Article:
Continuing the ’80s theme, opening track ‘Lightning Strikes’ leaves the listener in no doubt as to what is to come, with its enormous, mid-tempo chorus, primarily arranged with synth washes, synth bass, and – yes, you guessed it – wailing synth lead notes. Only a pair of pulsing rhythm guitars saves the track from being entirely electronically-arranged. ‘Night School’ is a more threatening, uptempo white-funk workout, which wears its flyaway bleached blonde fringe unashamedly, stuttering across the stage with peacock pride. Vocal duties are shared between brothers Geordie and Evan Gordon, with the silky vocals of Sylvie Smith as a counterpoint. In fact, Sylvie’s voice is just as important as the boys’, taking lead duties on the jaunty, be-saxophoned ‘Call Me Up’, and providing useful harmonic balance. Indeed, the saxophones are an important part of the latter half of the album, which moves away from the 80s and opens up a whole new cupboard of influences, this time primarily of the previous decade. Like a fine wine, there’s a conflation of a number of individually delicious flavours into one congruent whole – one can spot Chic, 10cc, Quincy Jones, Pet Shop Boys; deeper down even New Order and contemporary revivalists like Chromeo and College. Quite a melting pot, but due to the careful rein on arrangements, nothing feels overblown. The game of spot-the-influence can actually be a hindrance to the music itself – a fun distraction from enjoying the resulting blend.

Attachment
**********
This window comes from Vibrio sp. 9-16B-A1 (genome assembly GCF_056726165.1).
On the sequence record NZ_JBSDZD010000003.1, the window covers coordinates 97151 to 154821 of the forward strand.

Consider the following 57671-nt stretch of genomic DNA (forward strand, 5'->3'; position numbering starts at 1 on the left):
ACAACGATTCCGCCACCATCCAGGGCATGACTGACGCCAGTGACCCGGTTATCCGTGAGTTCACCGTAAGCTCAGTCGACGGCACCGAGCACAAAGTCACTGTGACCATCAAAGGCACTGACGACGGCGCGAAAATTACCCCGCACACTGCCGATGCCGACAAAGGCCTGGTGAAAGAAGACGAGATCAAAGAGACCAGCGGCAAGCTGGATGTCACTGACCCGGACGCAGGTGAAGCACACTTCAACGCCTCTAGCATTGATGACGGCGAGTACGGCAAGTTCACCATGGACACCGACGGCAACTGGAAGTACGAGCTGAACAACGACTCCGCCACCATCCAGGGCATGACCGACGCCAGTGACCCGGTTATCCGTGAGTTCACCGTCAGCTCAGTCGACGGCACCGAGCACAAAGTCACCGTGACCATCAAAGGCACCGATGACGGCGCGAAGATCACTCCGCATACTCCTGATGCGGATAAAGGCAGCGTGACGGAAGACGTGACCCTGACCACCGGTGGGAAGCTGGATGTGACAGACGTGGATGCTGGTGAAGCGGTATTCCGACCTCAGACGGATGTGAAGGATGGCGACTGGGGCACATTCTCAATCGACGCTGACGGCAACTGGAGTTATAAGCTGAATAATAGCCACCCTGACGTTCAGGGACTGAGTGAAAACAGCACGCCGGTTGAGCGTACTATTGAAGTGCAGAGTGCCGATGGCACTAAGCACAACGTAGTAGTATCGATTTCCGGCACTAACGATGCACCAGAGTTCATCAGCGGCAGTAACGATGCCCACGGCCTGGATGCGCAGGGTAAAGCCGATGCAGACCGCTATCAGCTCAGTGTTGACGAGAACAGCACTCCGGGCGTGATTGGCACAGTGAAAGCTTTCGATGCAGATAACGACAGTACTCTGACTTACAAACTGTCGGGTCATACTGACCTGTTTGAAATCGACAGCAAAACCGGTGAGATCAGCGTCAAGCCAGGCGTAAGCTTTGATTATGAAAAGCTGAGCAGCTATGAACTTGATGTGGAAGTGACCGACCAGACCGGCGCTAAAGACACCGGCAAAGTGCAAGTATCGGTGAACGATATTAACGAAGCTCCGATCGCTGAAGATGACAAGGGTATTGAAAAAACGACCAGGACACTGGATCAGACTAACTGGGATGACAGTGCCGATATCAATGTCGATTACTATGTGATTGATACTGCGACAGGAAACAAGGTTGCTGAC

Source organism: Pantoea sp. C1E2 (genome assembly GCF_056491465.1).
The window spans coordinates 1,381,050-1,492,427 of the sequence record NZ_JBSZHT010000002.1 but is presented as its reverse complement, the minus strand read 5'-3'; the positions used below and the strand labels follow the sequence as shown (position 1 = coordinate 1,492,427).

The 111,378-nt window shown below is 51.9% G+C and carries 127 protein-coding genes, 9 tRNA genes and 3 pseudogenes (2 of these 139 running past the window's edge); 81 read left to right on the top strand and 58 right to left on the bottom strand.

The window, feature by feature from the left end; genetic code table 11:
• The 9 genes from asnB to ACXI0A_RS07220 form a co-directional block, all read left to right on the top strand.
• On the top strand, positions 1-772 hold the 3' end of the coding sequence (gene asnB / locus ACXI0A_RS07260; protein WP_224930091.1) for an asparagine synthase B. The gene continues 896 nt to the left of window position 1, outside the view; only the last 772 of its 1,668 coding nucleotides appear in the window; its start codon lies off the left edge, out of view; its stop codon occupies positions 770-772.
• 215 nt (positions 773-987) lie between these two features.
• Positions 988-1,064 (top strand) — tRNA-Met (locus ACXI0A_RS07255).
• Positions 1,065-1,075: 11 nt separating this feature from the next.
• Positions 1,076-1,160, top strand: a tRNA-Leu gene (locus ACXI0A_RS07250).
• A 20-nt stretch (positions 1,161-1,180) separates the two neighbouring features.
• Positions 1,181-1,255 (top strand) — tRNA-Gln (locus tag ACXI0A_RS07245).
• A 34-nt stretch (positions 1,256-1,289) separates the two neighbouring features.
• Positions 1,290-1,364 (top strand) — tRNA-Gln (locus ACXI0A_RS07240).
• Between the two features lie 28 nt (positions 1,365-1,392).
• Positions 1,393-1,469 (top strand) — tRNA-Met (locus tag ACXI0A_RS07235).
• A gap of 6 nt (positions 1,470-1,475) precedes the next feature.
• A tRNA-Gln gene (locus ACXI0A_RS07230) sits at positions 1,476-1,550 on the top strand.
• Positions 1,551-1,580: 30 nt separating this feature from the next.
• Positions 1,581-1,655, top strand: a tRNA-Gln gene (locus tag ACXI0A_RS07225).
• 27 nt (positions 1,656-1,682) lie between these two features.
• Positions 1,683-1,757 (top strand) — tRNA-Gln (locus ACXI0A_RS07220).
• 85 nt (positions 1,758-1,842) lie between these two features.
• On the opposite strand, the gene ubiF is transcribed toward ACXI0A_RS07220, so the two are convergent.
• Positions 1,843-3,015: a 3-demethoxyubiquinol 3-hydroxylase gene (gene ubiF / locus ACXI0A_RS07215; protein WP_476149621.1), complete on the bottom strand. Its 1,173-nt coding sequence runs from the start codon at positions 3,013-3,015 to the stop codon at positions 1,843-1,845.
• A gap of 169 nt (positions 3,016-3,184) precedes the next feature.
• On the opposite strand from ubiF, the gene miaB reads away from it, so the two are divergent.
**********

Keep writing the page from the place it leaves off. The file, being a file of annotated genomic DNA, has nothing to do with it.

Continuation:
This is a record that’s supremely self-confident in its source material, refreshingly honest about its stylistic influences, yet simultaneously deeply original – all the pieces are arranged in new ways, whilst still sounding comfortingly familiar. Heavy retro influences abound without descending into parody. There’s disco in the square-wave synths, ’70s AOR in the electric piano and saxophones, shedloads of funk in the bass, early ’80s flouncing pop in the cheap drum machines and archly-delivered male vocals, with the occasional flash of contemporary hip-hop sensibility. Arrangements are architecturally precise, modernist constructs – music by which to ascend the lift in a van der Rohe skyscraper, marvelling at the clean lines and glossy surfaces.